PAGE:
Then goes the under-qualified ones. Then those that are badly written: if, given all the time you want, you cannot write proper sentences or convey effectively what you did, then something is wrong.

Finally, if your working experience is less than 10years, i don't see why you need anything more than 1 page of CV. A CV is a succinct summary of the RELEVANT experience you want to tell me when you are applying for my job, it is not meant to be a brain dump of your life story; leave those for your biography's editor when you are 80. A long CV is invariably a brain dump that contains a lot of irrelevant information, and it is a sign of lazyness.

my advice is to maintain a master CV that can be of any page length. when you apply for a job, keep only those experience and education that are relevant to the job to 1 page. 4-page CV is an overkill.

For an example of a good CV format, see the standardized Harvard Business School MBA CV: 1-page; tight; no excessive spacing; relevant
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Old 24-06-2011, 03:48 PM
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CV is not over-rated. A well written and well formatted CV gives the impression of meticulousness and conscientiousness that all bosses like. Anything that forms the potential employer's first impression of you cannot be over-rated.
This is all very sensible and logical -- if the employer bothers to read your CV. How many times people go for interview to realise that interviewers are asking questions as they read along your CV on the spot?

This is a clear indication that they have not read your CV and are whacking questions, reading your CV and hearing your answers at the same time. In short, even if your CV is fantastic, they are just starting to read it as you are being interviewed.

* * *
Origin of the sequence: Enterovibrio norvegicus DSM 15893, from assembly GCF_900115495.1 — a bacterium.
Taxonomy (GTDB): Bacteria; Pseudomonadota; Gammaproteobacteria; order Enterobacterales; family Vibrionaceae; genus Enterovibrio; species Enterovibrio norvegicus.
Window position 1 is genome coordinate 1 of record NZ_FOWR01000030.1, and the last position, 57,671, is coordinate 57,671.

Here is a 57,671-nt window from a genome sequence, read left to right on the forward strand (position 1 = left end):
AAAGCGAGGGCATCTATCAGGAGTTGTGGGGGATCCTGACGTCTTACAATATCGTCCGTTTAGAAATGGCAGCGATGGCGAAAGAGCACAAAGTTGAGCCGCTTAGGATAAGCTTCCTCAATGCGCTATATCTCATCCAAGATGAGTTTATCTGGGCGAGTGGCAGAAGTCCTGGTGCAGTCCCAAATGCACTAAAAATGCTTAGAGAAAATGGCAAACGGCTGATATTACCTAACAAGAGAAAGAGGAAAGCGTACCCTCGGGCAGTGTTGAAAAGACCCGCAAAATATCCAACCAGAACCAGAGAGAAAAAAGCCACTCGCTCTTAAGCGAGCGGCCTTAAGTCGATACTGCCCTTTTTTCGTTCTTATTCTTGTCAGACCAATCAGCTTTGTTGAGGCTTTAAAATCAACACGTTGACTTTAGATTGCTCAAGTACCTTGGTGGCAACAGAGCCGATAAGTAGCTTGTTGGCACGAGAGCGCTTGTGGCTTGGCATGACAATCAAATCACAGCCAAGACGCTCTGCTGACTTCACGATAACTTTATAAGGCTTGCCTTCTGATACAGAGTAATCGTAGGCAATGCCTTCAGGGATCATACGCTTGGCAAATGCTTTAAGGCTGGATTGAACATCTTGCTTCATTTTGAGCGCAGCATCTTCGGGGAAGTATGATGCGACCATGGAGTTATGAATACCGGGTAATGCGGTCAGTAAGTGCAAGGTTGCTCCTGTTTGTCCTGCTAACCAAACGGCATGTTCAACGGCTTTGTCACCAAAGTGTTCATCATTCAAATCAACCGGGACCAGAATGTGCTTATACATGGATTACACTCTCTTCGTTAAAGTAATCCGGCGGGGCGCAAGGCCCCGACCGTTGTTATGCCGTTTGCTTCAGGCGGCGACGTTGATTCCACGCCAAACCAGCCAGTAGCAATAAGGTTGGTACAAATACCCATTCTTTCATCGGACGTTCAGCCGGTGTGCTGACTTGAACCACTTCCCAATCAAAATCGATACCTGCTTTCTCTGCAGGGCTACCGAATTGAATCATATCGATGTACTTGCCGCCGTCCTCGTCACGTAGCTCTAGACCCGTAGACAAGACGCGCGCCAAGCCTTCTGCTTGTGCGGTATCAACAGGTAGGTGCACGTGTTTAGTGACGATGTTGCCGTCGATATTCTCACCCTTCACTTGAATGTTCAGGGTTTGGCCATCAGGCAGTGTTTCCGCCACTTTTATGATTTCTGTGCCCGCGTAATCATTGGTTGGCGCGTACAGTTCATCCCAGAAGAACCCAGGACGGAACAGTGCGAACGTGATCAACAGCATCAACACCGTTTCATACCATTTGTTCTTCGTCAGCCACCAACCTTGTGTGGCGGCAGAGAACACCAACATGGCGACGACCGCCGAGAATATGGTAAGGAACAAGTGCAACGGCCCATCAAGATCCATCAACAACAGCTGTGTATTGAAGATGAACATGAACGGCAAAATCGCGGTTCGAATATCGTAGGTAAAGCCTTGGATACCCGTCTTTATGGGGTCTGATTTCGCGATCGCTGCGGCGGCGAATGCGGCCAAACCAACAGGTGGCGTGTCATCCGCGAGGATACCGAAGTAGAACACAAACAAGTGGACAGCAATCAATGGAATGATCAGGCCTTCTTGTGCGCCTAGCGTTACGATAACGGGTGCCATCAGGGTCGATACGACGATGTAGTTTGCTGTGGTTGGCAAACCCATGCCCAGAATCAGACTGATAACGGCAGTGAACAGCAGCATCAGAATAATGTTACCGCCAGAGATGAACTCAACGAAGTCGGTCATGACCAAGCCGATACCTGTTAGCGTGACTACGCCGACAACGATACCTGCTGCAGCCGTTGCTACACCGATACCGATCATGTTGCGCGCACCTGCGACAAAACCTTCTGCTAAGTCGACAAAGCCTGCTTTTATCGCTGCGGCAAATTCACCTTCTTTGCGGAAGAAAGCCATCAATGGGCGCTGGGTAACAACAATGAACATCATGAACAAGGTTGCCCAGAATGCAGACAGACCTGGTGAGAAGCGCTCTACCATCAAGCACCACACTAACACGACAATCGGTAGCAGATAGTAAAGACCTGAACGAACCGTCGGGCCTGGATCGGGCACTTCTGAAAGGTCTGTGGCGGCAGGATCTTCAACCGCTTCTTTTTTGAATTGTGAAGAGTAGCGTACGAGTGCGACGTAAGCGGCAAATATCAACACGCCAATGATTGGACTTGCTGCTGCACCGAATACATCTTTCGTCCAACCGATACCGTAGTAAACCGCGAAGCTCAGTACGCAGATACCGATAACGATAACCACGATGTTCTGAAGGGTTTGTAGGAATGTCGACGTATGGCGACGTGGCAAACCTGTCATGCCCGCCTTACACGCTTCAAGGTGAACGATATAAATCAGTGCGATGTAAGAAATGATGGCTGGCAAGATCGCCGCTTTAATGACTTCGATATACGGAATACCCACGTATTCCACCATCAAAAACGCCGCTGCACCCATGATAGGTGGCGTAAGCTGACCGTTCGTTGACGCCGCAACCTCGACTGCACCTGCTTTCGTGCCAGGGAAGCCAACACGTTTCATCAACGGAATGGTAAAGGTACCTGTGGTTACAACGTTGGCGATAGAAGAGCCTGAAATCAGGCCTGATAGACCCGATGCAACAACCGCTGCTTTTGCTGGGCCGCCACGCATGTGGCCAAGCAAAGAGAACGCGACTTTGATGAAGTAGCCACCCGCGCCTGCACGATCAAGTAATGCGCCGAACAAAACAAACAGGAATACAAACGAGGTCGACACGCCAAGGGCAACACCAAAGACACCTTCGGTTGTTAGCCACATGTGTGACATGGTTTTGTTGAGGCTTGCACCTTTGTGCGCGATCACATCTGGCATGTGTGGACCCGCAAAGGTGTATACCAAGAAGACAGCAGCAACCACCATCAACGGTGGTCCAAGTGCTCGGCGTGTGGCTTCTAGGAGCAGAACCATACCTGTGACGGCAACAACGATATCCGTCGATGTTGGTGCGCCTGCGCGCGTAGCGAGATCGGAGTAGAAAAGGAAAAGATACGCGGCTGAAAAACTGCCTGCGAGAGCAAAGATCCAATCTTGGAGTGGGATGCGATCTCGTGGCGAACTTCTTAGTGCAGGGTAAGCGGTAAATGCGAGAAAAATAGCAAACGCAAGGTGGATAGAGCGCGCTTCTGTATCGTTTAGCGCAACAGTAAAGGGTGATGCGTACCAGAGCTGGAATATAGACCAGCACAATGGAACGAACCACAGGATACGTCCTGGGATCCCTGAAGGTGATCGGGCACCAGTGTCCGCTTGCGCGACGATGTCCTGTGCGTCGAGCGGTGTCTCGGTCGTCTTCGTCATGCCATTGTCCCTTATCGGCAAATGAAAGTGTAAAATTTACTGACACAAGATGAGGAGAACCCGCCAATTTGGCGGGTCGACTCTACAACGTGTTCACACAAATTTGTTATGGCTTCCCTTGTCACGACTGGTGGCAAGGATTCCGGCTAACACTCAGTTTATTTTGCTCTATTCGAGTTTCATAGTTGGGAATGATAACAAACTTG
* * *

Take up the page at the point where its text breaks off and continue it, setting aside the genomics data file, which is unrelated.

You can't blame HR or hirer actually, they see dozens of CV everyday and have many other things to do besides recruitment. Like I say, they will bump off the obvious CMI ones, but other than that it's just random numbers game most of the time. My ex-boss lagi best, he only read 2 things, current pay to ensure budget met and sum up total years of relevant experience, tell HR the ones he shortlisted and proceed to interview by saying "tell me more about yourself".
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Old 24-06-2011, 04:01 PM
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I never do recruitment before, but from experience going for interview I agree with above that most interviewer are clueless about my background before that.

Usual what happen is they ask me to describe myself or ask me what is my current job scope and I spend 10 minutes explaining while they eyeball the printed resume at the same time. I also notice a lot of them have my resume printed out, but made no notes before that at all.
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Old 24-06-2011, 05:04 PM
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This is all very sensible and logical -- if the employer bothers to read your CV. How many times people go for interview to realise that interviewers are asking questions as they read along your CV on the spot?

This is a clear indication that they have not read your CV and are whacking questions, reading your CV and hearing your answers at the same time. In short, even if your CV is fantastic, they are just starting to read it as you are being interviewed.

You can't blame HR or hirer actually, they see dozens of CV everyday and have many other things to do besides recruitment. Like I say, they will bump off the obvious CMI ones, but other than that it's just random numbers game most of the time. My ex-boss lagi best, he only read 2 things, current pay to ensure budget met and sum up total years of relevant experience, tell HR the ones he shortlisted and proceed to interview by saying "tell me more about yourself".